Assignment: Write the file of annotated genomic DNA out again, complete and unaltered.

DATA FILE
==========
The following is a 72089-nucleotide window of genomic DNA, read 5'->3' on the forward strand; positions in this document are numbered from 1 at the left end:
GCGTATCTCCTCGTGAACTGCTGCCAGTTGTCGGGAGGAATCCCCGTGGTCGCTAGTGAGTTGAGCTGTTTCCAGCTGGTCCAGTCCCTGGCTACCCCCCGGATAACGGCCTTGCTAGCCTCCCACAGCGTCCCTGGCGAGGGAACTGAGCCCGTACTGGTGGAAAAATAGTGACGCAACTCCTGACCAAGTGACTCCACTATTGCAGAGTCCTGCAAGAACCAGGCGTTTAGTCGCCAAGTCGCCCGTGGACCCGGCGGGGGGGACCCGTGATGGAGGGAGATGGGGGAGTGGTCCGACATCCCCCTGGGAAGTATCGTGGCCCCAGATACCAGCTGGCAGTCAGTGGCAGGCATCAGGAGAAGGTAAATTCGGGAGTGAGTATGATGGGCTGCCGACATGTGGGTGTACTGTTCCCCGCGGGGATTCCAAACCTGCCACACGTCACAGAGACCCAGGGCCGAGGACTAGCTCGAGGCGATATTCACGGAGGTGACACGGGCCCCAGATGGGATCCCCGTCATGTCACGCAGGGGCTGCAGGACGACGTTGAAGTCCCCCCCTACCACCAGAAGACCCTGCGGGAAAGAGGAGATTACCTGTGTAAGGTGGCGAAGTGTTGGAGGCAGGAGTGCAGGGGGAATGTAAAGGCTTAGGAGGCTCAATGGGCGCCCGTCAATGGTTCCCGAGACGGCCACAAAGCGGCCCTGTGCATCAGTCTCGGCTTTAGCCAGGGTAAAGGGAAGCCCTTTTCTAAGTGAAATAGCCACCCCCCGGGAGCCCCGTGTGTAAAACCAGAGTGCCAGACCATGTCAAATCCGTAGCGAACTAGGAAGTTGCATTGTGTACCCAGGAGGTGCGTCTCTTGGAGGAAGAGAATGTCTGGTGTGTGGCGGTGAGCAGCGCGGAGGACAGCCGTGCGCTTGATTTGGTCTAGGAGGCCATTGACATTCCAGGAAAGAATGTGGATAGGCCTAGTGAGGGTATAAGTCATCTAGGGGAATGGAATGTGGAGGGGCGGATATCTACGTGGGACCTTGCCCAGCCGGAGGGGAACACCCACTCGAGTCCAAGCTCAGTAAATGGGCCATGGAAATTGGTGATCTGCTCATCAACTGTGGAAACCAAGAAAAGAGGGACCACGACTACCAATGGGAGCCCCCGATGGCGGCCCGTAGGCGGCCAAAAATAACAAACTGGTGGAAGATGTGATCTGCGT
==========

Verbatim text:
The following is a 72089-nucleotide window of genomic DNA, read 5'->3' on the forward strand; positions in this document are numbered from 1 at the left end:
GCGTATCTCCTCGTGAACTGCTGCCAGTTGTCGGGAGGAATCCCCGTGGTCGCTAGTGAGTTGAGCTGTTTCCAGCTGGTCCAGTCCCTGGCTACCCCCCGGATAACGGCCTTGCTAGCCTCCCACAGCGTCCCTGGCGAGGGAACTGAGCCCGTACTGGTGGAAAAATAGTGACGCAACTCCTGACCAAGTGACTCCACTATTGCAGAGTCCTGCAAGAACCAGGCGTTTAGTCGCCAAGTCGCCCGTGGACCCGGCGGGGGGGACCCGTGATGGAGGGAGATGGGGGAGTGGTCCGACATCCCCCTGGGAAGTATCGTGGCCCCAGATACCAGCTGGCAGTCAGTGGCAGGCATCAGGAGAAGGTAAATTCGGGAGTGAGTATGATGGGCTGCCGACATGTGGGTGTACTGTTCCCCGCGGGGATTCCAAACCTGCCACACGTCACAGAGACCCAGGGCCGAGGACTAGCTCGAGGCGATATTCACGGAGGTGACACGGGCCCCAGATGGGATCCCCGTCATGTCACGCAGGGGCTGCAGGACGACGTTGAAGTCCCCCCCTACCACCAGAAGACCCTGCGGGAAAGAGGAGATTACCTGTGTAAGGTGGCGAAGTGTTGGAGGCAGGAGTGCAGGGGGAATGTAAAGGCTTAGGAGGCTCAATGGGCGCCCGTCAATGGTTCCCGAGACGGCCACAAAGCGGCCCTGTGCATCAGTCTCGGCTTTAGCCAGGGTAAAGGGAAGCCCTTTTCTAAGTGAAATAGCCACCCCCCGGGAGCCCCGTGTGTAAAACCAGAGTGCCAGACCATGTCAAATCCGTAGCGAACTAGGAAGTTGCATTGTGTACCCAGGAGGTGCGTCTCTTGGAGGAAGAGAATGTCTGGTGTGTGGCGGTGAGCAGCGCGGAGGACAGCCGTGCGCTTGATTTGGTCTAGGAGGCCATTGACATTCCAGGAAAGAATGTGGATAGGCCTAGTGAGGGTATAAGTCATCTAGGGGAATGGAATGTGGAGGGGCGGATATCTACGTGGGACCTTGCCCAGCCGGAGGGGAACACCCACTCGAGTCCAAGCTCAGTAAATGGGCCATGGAAATTGGTGATCTGCTCATCAACTGTGGAAACCAAGAAAAGAGGGACCACGACTACCAATGGGAGCCCCCGATGGCGGCCCGTAGGCGGCCAAAAATAACAAACTGGTGGAAGATGTGATCTGCGT